Bob Jungels says Kuurne-Brussels-Kuurne solo attack was 'mission impossible'

An audacious long-range attack sealed the second victory of the weekend for Deceuninck - Quick-Step

Bob Jungels took Kuurne-Brussels-Kuurne with a long-range solo attack (Picture: Belga Photo Pool/Tim De Waele)
(Image credit: AFP/Getty Images)

Luxembourger Bob Jungels (Deceuninck - Quick- Step) celebrated what was seemingly a "mission impossible" attack to victory in Kuurne-Brussels-Kuurne on Sunday (March 3).

Jungles capped off a successful weekend for the Belgian super team, winning Kuurne-Brussels-Kuurne one day after Zdenek Stybar took Omloop Het Nieuwsblad.

"I felt as if I was the strongest rider in front and with the peloton coming closer, I knew I had to try something," Jungels told Het Nieuwsblad.

"I thought I'd started a mission impossible. With that headwind, I thought that the group would always return. But it has been two hard days for everyone, also for the boys who were chasing me. To be honest I did not expect to be the winner here today."

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After having previously given his focus to the Ardennes Classics and Grand Tours, the 26-year-old is turning to the cobbled Classics in 2019.

"This was to be an introductory weekend and now I'm winner," he added.

"Yesterday, I was too far behind at the Molenberg and I had to chase the whole time. Today I was still too far away when I rolled up the Kwaremont, but I was able to rejoin at the front fairly quickly."

Jungles will ride the Tour of Flanders on April 7, before taking a break and returning to Liège-Bastogne-Liège to defend his 2018 title on April 28.

"The difference here? Cobbles, or the lack of them in Liège. And of course, it's a different route. In the Ardennes, you can pedal quietly for the first 100 kilometres, here you go from the first kilometre and something can happen anywhere. Tactically, it's a different course," he said.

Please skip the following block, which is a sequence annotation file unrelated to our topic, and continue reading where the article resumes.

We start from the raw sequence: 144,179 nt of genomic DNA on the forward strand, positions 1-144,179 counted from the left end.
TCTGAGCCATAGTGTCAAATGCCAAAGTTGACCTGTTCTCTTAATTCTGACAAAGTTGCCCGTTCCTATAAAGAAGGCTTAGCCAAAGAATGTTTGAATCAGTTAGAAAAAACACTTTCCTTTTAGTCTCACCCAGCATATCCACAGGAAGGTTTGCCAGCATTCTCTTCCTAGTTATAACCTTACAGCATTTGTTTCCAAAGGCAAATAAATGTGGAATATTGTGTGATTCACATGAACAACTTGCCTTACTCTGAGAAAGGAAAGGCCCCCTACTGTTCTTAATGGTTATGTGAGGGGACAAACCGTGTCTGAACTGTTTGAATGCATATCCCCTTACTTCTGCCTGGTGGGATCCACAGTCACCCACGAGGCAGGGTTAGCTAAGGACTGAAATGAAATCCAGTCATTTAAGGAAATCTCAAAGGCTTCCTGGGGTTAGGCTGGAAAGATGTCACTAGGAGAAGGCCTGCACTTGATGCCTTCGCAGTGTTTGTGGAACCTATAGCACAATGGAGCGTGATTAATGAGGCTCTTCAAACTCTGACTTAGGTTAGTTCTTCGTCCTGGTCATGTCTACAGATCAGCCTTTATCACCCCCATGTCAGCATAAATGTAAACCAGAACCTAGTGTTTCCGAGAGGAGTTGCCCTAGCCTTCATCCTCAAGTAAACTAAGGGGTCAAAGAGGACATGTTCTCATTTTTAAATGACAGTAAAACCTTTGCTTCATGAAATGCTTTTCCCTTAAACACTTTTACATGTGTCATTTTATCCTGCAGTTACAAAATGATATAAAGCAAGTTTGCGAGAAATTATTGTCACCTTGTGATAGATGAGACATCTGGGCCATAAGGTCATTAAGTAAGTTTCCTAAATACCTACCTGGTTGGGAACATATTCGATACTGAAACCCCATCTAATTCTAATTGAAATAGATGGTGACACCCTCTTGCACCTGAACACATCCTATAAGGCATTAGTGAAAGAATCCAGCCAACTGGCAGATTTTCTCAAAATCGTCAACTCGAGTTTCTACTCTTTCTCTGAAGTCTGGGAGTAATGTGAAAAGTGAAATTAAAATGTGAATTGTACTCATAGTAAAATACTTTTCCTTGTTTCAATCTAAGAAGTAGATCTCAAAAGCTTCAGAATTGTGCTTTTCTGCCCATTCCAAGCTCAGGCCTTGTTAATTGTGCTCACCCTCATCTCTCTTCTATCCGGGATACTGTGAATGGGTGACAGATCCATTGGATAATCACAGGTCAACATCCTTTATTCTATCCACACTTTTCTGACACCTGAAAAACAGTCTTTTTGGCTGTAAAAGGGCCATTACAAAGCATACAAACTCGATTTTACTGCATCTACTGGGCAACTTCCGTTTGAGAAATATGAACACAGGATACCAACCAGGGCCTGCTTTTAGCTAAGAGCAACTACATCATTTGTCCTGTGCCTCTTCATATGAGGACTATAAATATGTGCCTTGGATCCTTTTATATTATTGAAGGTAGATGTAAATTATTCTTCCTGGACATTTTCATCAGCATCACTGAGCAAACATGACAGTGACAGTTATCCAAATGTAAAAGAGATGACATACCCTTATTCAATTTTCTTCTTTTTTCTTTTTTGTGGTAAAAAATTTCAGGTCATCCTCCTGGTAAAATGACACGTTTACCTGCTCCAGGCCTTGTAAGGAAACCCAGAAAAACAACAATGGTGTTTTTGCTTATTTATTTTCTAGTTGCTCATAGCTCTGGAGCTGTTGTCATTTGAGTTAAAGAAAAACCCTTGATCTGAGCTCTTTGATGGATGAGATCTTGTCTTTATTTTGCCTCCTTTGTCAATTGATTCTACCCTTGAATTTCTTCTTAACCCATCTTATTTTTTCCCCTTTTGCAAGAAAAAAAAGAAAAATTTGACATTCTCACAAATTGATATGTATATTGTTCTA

"And of course it is another group of riders. I know it's been a long time since someone could win in Liège and the Tour of Flanders. I hope to belong to that select group one day. Philippe Gilbert has proven that it is possible, I also want to prove that the combination is still possible."

Jungels proved his cobble riding skills when he won the Under 23 Paris-Roubaix in 2010.

His decision to return to the cobbles and race Tour of Flanders for the first time works perfectly for Deceuninck - Quick-Step, who lost Niki Terpstra over the off-season to Direct Energie.

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"It is sometimes difficult to choose. I absolutely wanted to ride these Flemish competitions because I was often good as an amateur. And yes, I still dream of winning a Grand Tour. Look at the riders of Liège-Bastogne-Liège and look at the riders of the Grand Tours. You often come across the same names."

Jungels will race Paris-Nice this coming week for the overall classification and then return to the cobbles. After Flanders and Liège-Bastogne-Liège, he will turn his attention to the Giro d'Italia in May.

Alex Ballinger
Alex Ballinger

Alex is the digital news editor for CyclingWeekly.com. After gaining experience in local newsrooms, national newspapers and in digital journalism, Alex found his calling in cycling, first as a reporter and now as news editor responsible for Cycling Weekly's online news output.

Since pro cycling first captured his heart during the 2010 Tour de France (specifically the Contador-Schleck battle) and joining CW in 2018, Alex has covered three Tours de France, multiple editions of the Tour of Britain, and the World Championships, while both writing and video presenting for Cycling Weekly. He also specialises in fitness writing, often throwing himself into the deep end to help readers improve their own power numbers. 

Away from journalism, Alex is a national level time triallist, avid gamer, and can usually be found buried in an eclectic selection of books.